Each EVA participant takes up to ten hours of training per hour of EVA time, in a 12-meter-deep pool in which astronauts practice every aspect of their spacewalk using life-size mock-ups of the components of the ISS.

During the actual EVA, ground mission controllers carefully monitor the progress of astronauts, and astronauts can communicate with ground control, their EVA buddy, and ISS teammates as needed.

Space is a hostile environment. The spacesuit provides protection against radiation, temperature extremes (ranging from -270 ° C to + 120 ° C) and small particles of debris. To guard against the risk of being hit by “space debris,” EVAs are scheduled for low-risk periods, based on tracking known objects.

Hopefully Artemis moonwalkers will have more options when they put on their suits, meaning astronauts can be selected for missions because they have what it takes, without also needing to be the right one. cut.

Astronauts also need to take steps to avoid decompression sickness, or “turns”. Much like a diver ascending too quickly from a deep dive, an astronaut moving too fast from the pressurized space station to the lower pressure inside their spacesuit may suffer from the formation of painful nitrogen bubbles. and potentially fatal in his bloodstream. Prior to an EVA, astronauts “camp” overnight in the ISS airlock at reduced pressure, to help acclimatize before donning their spacesuits.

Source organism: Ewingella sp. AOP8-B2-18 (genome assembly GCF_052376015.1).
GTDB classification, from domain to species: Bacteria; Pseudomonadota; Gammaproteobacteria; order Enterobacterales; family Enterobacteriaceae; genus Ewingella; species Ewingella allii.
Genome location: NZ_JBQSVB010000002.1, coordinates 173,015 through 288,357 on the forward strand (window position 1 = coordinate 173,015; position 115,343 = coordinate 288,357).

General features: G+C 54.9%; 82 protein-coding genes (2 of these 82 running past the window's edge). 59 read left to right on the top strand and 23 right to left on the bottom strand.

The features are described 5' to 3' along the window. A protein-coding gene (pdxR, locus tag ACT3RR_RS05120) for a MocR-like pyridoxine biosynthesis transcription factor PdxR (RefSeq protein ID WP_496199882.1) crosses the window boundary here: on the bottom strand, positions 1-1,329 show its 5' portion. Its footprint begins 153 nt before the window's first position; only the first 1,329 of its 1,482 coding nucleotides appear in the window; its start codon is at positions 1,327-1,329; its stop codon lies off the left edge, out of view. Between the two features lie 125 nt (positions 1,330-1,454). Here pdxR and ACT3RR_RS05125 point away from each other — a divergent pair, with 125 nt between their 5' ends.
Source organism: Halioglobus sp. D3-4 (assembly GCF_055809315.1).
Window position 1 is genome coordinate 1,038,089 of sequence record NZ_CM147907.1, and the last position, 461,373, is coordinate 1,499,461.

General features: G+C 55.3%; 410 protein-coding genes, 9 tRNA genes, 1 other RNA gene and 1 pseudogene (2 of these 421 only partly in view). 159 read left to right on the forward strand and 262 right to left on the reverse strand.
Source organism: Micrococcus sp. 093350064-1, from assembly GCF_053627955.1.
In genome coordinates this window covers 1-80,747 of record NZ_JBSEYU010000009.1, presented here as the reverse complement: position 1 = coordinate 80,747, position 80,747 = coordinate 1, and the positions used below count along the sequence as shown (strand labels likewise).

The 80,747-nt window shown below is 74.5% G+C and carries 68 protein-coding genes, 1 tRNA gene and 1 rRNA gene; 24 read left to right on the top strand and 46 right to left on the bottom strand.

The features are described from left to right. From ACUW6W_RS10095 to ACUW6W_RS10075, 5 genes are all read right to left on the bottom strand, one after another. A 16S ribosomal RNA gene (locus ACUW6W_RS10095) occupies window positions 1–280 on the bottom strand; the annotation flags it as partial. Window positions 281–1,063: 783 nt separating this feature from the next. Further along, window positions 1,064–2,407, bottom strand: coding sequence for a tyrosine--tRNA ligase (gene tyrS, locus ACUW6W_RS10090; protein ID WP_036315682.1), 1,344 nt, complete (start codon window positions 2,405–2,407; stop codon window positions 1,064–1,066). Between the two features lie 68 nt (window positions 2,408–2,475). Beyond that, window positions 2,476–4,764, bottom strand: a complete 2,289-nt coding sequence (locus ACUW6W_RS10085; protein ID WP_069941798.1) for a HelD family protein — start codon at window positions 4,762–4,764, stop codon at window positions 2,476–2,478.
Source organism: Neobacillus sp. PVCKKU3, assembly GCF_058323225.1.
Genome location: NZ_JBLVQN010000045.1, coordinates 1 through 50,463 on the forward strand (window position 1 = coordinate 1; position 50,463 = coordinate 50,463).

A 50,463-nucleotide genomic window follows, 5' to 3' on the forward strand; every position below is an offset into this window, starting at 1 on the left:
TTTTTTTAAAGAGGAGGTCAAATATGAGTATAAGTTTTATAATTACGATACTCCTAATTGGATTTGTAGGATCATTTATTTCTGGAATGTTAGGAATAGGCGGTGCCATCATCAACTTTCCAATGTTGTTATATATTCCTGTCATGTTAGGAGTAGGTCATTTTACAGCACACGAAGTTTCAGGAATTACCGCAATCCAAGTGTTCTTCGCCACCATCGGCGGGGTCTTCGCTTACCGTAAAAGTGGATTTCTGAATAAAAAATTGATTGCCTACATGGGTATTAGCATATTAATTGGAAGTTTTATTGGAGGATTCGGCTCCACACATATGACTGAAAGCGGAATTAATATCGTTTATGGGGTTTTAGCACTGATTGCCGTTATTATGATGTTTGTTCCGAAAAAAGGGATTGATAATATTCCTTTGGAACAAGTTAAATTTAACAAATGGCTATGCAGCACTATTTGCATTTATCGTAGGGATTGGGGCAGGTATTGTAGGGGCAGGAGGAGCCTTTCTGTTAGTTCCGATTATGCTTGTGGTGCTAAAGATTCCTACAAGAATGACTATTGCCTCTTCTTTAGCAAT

No one died during an EVA, but there were a few close calls. Soviet cosmonaut Alexei Leonov’s very first spacewalk in 1965 almost ended in disaster when the expansion of his suit into the vacuum of space nearly prevented him from entering the Voskhod capsule. .

And on July 16, 2013, Luca Parmitano made history books with two firsts: the first Italian to perform a spacewalk and the first near-drowning in space. A week before his EVA, one of the water lines in his spacesuit had caused a leak. But that information was not passed down the chain of command, and mission controllers allowed his EVA to begin.

Within an hour, Luca had almost two liters of water in his helmet, leaving him struggling to breathe. Unable to see through his visor or communicate with colleagues, Luca said he used his tether to return to the safety of the airlock.

There is no doubt that he and other astronauts will want to don the new NASA “Exploration Extravehicular Mobility Unit (xEMU)” spacesuits currently in development for the Artemis program, NASA’s long-awaited return. on the moon.

Hopefully Artemis moonwalkers will have more options when they put on their wetsuits, which means astronauts can be selected for missions because they have what it takes, without also needing to be the right size. .

Note: We are using a new comments system, which may require the creation of a new account.


Previous Japan develops counterfeiting guidelines
Next Kalisto registers the “Samuray del Sol” brand

No Comment

Leave a reply

Your email address will not be published.